Politics drives this country through giving MPs the power to change laws, hold debates and make campaigns. The most important decisions of our country are made in the Commons, decisions which change the course of our lives. The question therefore remains; why are these decisions made predominantly by men?
50:50 Parliament campaign
Frances Scott asked this question, and decided enough was enough and set up the the 50:50 Parliament campaign with a petition at change.org/5050Parliament.
This activist has a strong and well-founded desire for better gender balance in Parliament and wants Party Leaders and Parliament to debate this historic problem and sort it out. She says “It’s strange that we have only ever had 450 women MPs [historically],when there are 459 men in the Commons right now. 50:50 want Parliament to come up with solutions. I would like a more gender balanced Parliament which includes the best of both, men and women, working together in order to build a better society for everyone.”
50:50 aspire to a Parliament where women and men legislate the laws of our land together in roughly equal numbers. Women have experience and opinions concerning many aspects life and some topics affect them more than men. The work that women do and the roles that women have in society are relevant and important.
51% of the population are women, yet we only have 29% representation in Parliament. Sign http://t.co/U8rnkFvC3n & call on MPs to change this
— 50:50 Parliament (@5050Parliament) August 27, 2015
Scott says “Women have a wealth of experience, expertise, skills and talent. Parliament needs them.”
Dubbed the “21st century Suffragettes”, this movement echoes a lifetime of women’s struggle for equality, and it’s really gaining momentum.
Scott said: “I think the Suffragettes were fighting a much bigger cause than ours, but I feel like we’re trying to finish the job.”
The time for change is now
The time for change is now, as we live in a democracy where men outnumber women MPs more than 2:1. There are 268 more men in the Commons, they occupy 459 (71%) of the 650 seats, whereas women have only 191 (29%) seats. I believe this echoes the political struggle women have always faced. Cast your mind back to 1918, when women were finally granted the right to vote. Women died for this right, and now we need to continue this fight. The 50:50 campaign is supported by all genders, men and women have united in this together because better balance benefits everyone. The first MP in the campaign t-shirt was Ben Bradshaw
The validity of a politicians view is not based on their gender, and I’m not stating that more women means better decisions. Nor do I believe that equality can merely be based on the ratio. I do, however, feel strongly about how presence can equal power. As Prof Joni Lovenduski observed ‘ Evidence from more balanced legislatures than ours shows that as membership of women increases so does the sensitivity of male MPs to the range of women’s concerns. So men can act for women, but they may be more likely to do so when there are more women around.’
The more we expose and allow women a podium to share their opinions, the more we move towards a society in which their opinions are valued.
Miss Scott, whose passion for fairness is instantly apparent, said: “Women sitting on the front benches provide role models but we need women on the back benches as well. It’s good for women to seen to be playing a part in Parliament and public life. ”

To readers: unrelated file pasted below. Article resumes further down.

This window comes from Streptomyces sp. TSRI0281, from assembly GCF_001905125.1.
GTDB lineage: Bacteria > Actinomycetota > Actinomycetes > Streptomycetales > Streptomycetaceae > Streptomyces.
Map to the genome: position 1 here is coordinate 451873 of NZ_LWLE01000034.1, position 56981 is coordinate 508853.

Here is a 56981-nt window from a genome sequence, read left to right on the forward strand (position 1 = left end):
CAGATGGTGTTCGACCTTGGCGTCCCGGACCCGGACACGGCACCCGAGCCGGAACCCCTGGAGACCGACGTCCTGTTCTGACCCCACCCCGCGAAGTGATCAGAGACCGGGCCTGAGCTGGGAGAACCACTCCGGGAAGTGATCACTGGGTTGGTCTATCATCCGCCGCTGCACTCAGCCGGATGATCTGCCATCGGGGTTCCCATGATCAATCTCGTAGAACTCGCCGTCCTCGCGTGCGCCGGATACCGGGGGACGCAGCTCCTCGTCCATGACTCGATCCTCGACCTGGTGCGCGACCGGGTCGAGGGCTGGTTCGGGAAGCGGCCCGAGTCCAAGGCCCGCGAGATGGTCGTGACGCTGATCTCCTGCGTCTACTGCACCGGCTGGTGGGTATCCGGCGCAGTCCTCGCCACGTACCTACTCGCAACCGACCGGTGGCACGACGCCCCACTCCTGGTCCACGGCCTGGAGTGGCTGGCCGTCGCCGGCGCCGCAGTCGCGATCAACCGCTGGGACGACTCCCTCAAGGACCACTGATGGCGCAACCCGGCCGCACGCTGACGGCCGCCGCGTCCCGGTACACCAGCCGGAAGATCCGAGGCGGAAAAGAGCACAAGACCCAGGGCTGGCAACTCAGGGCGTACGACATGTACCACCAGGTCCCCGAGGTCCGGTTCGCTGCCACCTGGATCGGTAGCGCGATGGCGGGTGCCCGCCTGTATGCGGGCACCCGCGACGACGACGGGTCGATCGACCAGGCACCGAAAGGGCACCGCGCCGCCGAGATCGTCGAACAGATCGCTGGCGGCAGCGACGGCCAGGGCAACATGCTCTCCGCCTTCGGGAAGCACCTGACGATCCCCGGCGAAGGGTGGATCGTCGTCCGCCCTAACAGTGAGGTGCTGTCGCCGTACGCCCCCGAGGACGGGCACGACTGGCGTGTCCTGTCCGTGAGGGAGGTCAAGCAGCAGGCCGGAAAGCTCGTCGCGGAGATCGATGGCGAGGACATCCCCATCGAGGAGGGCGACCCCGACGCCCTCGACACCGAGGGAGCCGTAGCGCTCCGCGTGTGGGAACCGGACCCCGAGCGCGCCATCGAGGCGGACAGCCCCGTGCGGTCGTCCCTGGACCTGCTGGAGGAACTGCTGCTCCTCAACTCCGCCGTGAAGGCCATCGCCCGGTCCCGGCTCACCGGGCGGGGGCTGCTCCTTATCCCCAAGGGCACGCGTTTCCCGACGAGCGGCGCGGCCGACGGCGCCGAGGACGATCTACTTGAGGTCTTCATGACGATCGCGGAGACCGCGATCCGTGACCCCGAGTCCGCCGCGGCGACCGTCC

Visibility of women in a range of careers is beneficial to all of society. If there were more women in Parliament newspaper coverage and the public perception of women would become more balanced, it would be necessary to report their opinions, ideas and actions. It’s important to share political power because we need to smash the glass ceiling which holds so many women down, and allow them to flourish in a job which has been so out of reach.
I’m tired of gender being the how and why we decide whether someone is suited to a job, how well they will do it, how they should think act and breathe. We should be concentrating on combining all individual and unique ability.
Scott said: “50:50 is about harmony, not division. We are talking about women and men working together.”
50:50 Parliament is a cross-party non-partisan organisation campaigning for a principle. Famous faces from all sides of the political spectrum agree with their aspiration, there are many photographs of MPs in their campaign t-shirt on www.5050Parliament.co.uk.
The All Party Parliamentary Group Report “Improving Parliament” July 2014 states “All parties are united in their belief that gender parity is critical to having a modern aspirational and representative Parliament.”
However, the Suffragette saying we need “Deeds not Words” is still relevant. Recently labour leader favourite Jeremy Corbyn, also says he wants to front a cabinet which is 50% women and wants to “work towards” an even balance across Labour MPs. Both the granddaughter of Emmeline Pankhurst, Dr Helen Pankhurst, and Philippa Bilton; an ancestor of the famous suffragette Emily Wilding Davison who died on Derby Day, support the campaign.
Miss Bilton signed the petition “so that ancestor suffragette did not die on Derby Day for women to be still fighting for equal representation 100 years on”
50:50 is here and rightly so, because without it, at the current rate, it could take over half a century to achieve equality.
Frances Scott is the founder and director of 50:50 Parliament, and she is working hard to raise awareness of this aspirational campaign.
To be part of this historic movement for change: Sign and share the 50:50 Parliament Petition at change.org/5050Parliament
Follow twitter @5050Parliament
Become a 50:50 Ambassador and help spread the word of inclusion in politics email : firstname.lastname@example.org